Dead pets, and really big lawsuits
Weighing the value of animal friendship in court
JONATHON GATEHOUSE | Apr 9, 2007 |
This year, North Americans will spend close to $50 billion on their pets.(That's approximately double the combined foreign aid budgets of Canada and the United States.)There has never been a society that devoted more time and money to keeping, pampering, and generally anthropomorphizing its animals. But in one key area, we have remained brutally unsentimental. In the eyes of the law, the lives of Fluffy and Fido are dirt cheap. In almost every jurisdiction in North America, pets are property, and like a piece of furniture, worth pretty much what you paid for them, less depreciation. The courts might up the amount for a show dog or a racehorse, but anyone seeking compensation for emotional distress and loss of companionship has generally found that life is more like Old Yeller than Benji.
That could be about to change, however. The deaths of at least 14 cats and dogs from what appears to be tainted pet food has spurred more than a half-dozen class-action lawsuits against Streetsville, Ont.'s Menu Foods Inc. And along with money for vet bills, and the cost of the 60 million tins of recalled food, many are seeking added damages for owners' pain and suffering. "People are going out of their minds," says Joel Rochon, Jr., a Toronto lawyer who has filed suit in Ontario. Hundreds have inquired about joining his $60-million class, filed in the name of an 18-year-old whose kitten, Daisy, is at death's door. "I even got an email from a Canadian soldier in Afghanistan about his family's tribulations back home," says Rochon.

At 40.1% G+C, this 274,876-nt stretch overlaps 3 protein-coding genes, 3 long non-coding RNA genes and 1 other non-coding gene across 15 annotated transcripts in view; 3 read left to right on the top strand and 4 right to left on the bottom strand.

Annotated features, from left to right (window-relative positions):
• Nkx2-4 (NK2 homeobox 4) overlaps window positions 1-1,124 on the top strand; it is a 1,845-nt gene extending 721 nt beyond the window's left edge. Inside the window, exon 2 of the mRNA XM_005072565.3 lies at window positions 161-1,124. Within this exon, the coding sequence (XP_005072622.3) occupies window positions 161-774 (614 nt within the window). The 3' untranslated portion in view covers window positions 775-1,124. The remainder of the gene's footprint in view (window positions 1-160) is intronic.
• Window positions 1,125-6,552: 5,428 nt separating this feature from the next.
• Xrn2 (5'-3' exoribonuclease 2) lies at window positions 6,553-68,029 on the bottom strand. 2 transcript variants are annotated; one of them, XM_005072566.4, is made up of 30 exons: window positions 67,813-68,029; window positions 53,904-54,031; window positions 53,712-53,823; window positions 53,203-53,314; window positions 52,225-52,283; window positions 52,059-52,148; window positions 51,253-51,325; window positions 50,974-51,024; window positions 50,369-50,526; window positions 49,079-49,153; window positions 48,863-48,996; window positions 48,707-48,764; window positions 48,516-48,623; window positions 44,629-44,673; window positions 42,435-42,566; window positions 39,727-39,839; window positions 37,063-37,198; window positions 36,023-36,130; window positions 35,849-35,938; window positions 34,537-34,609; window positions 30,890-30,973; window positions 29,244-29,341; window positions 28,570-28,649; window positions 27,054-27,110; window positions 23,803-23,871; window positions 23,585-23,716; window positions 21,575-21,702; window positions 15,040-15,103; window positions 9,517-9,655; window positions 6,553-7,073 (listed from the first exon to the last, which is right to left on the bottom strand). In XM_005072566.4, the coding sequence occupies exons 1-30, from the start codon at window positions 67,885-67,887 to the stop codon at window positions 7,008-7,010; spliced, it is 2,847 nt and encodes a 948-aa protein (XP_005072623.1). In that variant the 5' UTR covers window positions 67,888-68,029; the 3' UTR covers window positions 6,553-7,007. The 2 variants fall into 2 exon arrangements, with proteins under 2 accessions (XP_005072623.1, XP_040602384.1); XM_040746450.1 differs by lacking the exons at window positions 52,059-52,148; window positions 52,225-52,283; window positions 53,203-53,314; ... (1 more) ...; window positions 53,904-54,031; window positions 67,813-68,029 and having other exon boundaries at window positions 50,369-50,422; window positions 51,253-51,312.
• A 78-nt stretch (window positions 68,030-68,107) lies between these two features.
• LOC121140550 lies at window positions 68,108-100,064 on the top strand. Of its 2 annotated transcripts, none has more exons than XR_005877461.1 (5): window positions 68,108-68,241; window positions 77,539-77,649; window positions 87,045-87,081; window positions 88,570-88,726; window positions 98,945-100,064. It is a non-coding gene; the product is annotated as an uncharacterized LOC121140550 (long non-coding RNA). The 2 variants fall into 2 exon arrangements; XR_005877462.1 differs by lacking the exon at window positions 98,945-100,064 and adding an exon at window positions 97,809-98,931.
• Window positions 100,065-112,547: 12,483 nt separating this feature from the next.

Courts across North America already factor in the value of companionship in many different types of human relationships. Now the time might be ripe for similar calculations about animal friendship, says Wendy Adams, a McGill University law professor. "There's a strong argument," she says. "You're not going to be laughed out of court."
Menu Foods Inc., which is promising to compensate affected pet owners for their vet bills, declined all comment on the lawsuits.
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